However, Rustom – for which he was given the award – is a disaster, a sloppy mess made out of a sensational real life case, where Kumar’s role largely consisted of looking stiff in what turned out to be a tremendously inaccurate Navy uniform. Kumar doesn’t perform badly, but giving him an award for this mess is like giving Virat Kohli a man of the match trophy for a Manyawar commercial.
Which is why it may come as some kind of relief that this doesn’t seem to be an award for Rustom, after all. “An actor is somebody who does different roles and survives for years,” said jury chairperson and veteran filmmaker Priyadarshan, explaining the decision to reward Kumar. “So, considering that, we found Akshay the suitable one.”
This, it thus appears, is actually some Lifetime Achievement award, with the name possibly garbled during bureaucratic translation.
Congratulations, then, Mr Kumar. And who better to give it out? Priyadarshan must clearly be personally impressed by Kumar’s work on the sets, having directed him dozens of times over the years, watching him ‘surviving’ from up close. In what can generously be referred to as a coincidence, another Priyadarshan regular, the legendary Mohanlal, was rewarded with a Special Jury Award for his performances in three films – Munthitivallikai Thalirkkumbol, Janatha Garage, Pulimurugan – films which have been largely dismissed by critics.
The Best Film award went to Kaasav (Turtle), a Marathi film about a suicidal young man being tended to by a samaritan saviour. I haven’t watched Kaasav but reviews are warm, and the film sounds minimal and well acted. Also, any film that makes people discuss the treatment of depression is a fine thing. The Best Hindi Film went to Neerja, which also won its heroine Sonam Kapoor a Special Mention for her performance. Kapoor – my pick for Best Hindi Film Actress last year – was excellent, poised and natural and seemingly born to play a character like Neerja.
We all love to watch films we have personally applauded be singled out for appreciation, and while I’m delighted that Mukti Bhawan, which I reviewed rather gushingly this afternoon, has won Special Mentions for its actor Adil Hussain and debutant director Shubhashish Bhutiani, I remain confused by the cutoff date and the eligibility rules for the National Awards, considering the film only released in India today.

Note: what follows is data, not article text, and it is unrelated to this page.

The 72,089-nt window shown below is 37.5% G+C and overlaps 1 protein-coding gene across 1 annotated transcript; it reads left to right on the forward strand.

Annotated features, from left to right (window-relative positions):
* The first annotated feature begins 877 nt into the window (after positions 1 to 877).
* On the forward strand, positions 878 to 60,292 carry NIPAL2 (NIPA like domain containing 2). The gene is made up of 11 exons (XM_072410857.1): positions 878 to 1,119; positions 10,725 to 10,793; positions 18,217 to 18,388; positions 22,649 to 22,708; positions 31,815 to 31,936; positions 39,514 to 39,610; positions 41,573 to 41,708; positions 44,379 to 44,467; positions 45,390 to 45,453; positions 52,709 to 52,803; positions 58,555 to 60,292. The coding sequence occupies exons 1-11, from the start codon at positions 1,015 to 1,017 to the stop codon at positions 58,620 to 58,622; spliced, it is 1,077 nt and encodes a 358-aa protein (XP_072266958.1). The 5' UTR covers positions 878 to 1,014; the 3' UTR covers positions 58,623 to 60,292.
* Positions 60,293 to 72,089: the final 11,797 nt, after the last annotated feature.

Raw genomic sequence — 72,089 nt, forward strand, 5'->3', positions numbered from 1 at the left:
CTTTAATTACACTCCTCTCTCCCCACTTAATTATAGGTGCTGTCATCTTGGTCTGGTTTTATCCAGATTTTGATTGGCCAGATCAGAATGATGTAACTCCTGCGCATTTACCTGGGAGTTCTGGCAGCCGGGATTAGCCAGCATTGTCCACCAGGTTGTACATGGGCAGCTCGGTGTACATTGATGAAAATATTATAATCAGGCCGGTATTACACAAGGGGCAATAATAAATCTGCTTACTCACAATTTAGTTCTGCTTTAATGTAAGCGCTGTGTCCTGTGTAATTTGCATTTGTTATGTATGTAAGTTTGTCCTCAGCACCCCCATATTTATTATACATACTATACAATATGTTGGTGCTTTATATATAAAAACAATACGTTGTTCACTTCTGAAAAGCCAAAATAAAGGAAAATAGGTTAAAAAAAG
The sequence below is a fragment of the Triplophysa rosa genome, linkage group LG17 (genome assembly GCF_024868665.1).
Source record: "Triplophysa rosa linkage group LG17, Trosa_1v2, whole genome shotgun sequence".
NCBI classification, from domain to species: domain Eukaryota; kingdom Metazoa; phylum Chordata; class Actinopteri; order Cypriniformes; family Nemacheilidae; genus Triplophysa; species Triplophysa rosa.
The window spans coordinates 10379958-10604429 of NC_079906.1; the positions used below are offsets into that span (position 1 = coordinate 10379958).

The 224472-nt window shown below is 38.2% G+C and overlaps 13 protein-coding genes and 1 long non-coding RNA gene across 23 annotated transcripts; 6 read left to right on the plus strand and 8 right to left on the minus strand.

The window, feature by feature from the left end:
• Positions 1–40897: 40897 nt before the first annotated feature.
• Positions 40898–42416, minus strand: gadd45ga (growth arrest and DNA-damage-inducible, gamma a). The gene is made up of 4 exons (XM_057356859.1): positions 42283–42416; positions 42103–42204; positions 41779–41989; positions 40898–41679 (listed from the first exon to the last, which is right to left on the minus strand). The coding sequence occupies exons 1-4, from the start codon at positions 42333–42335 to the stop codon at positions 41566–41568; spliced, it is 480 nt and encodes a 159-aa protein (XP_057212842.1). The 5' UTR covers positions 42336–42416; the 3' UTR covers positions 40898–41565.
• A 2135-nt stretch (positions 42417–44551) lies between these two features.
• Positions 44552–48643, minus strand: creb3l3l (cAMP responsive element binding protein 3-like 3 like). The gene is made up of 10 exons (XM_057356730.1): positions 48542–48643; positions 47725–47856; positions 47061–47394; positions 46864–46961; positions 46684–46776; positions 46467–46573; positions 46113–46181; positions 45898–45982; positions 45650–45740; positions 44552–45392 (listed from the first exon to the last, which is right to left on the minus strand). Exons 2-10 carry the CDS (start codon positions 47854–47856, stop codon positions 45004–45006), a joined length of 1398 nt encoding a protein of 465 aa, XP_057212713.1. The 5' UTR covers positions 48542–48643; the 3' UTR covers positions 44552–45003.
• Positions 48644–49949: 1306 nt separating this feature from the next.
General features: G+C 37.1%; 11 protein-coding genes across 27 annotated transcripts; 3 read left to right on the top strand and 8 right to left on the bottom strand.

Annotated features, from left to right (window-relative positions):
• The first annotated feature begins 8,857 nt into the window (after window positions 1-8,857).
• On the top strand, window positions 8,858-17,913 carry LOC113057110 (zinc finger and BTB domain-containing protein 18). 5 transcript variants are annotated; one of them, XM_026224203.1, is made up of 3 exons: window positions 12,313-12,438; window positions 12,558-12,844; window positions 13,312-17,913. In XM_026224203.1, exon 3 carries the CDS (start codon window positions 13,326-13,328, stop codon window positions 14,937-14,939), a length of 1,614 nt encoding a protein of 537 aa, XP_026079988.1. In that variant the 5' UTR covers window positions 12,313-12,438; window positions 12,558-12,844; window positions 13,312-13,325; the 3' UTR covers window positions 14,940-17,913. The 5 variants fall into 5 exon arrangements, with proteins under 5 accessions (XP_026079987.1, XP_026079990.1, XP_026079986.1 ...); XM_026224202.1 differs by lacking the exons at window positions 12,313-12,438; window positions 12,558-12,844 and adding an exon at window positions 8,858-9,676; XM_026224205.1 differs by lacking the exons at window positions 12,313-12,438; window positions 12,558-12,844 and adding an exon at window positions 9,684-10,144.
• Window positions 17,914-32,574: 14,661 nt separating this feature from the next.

Another surprising name to be called out during today’s press announcement was that of Shivaay, one of the most unwatchable things to come out last year. This Ajay Devgn starrer won for Best Special Effects, and there was frankly nothing visually inventive or exciting about this grotesque film, and nothing special about its effects.
The National Awards are accompanied every year by the talk of political conspiracy, and the fact that Devgn and Kumar are walking away with prizes for mediocre films – when Aamir Khan gave the greatest hit in Hindi cinema with Dangal, and Shah Rukh Khan delivered the performance of a lifetime in Fan – show that comments made about intolerance may not have been forgotten. Udta Punjab, a socially relevant 2016 release which earned much applause, battled the Central Board of Film Certification on its way to theatres, and finds itself missing from all mentions.
Curiously, for the third year in a row, the Jury has not found a single contender to win the Best Feature Film in English award. A tip for independent filmmakers looking to rub shoulders with the President and win some attention is that they make and submit more films in this bewilderingly unclaimed category. Speaking of working in English, someone worth applauding might not be in earshot. Priyanka Chopra produced the Marathi film Ventilator last year, and the sensitive, well-written film – about the patriarch of a joint family going into a coma right before Ganesh Chaturthi – won three National Awards, including Best Director for Rajesh Mapuskar. Marathi cinema features some of the most exciting storytellers in India today, and we should all be watching more of this work. Films like Ventilator are thankfully being released widely across the country, with English subtitles.
Even the most contentious awards come with silver linings. Those still irked or outraged by the Akshay Kumar award are best advised to take heart that this win is a step away from the word Bollywood has over-anxiously and belatedly learnt and happens to currently be obsessed by: Nepotism. Like Kumar lip-synced in one of those films for which he won this award, he isn’t Amitabh, he isn’t Dilip Kumar, he isn’t any hero’s offspring.
Amen. You do you, player.
(Raja Sen is a film critic, columnist and screenwriter. He is currently working on a children’s book.)
Disclaimer: The opinions expressed within this article are the personal opinions of the author. The facts and opinions appearing in the article do not reflect the views of NDTV and NDTV does not assume any responsibility or liability for the same.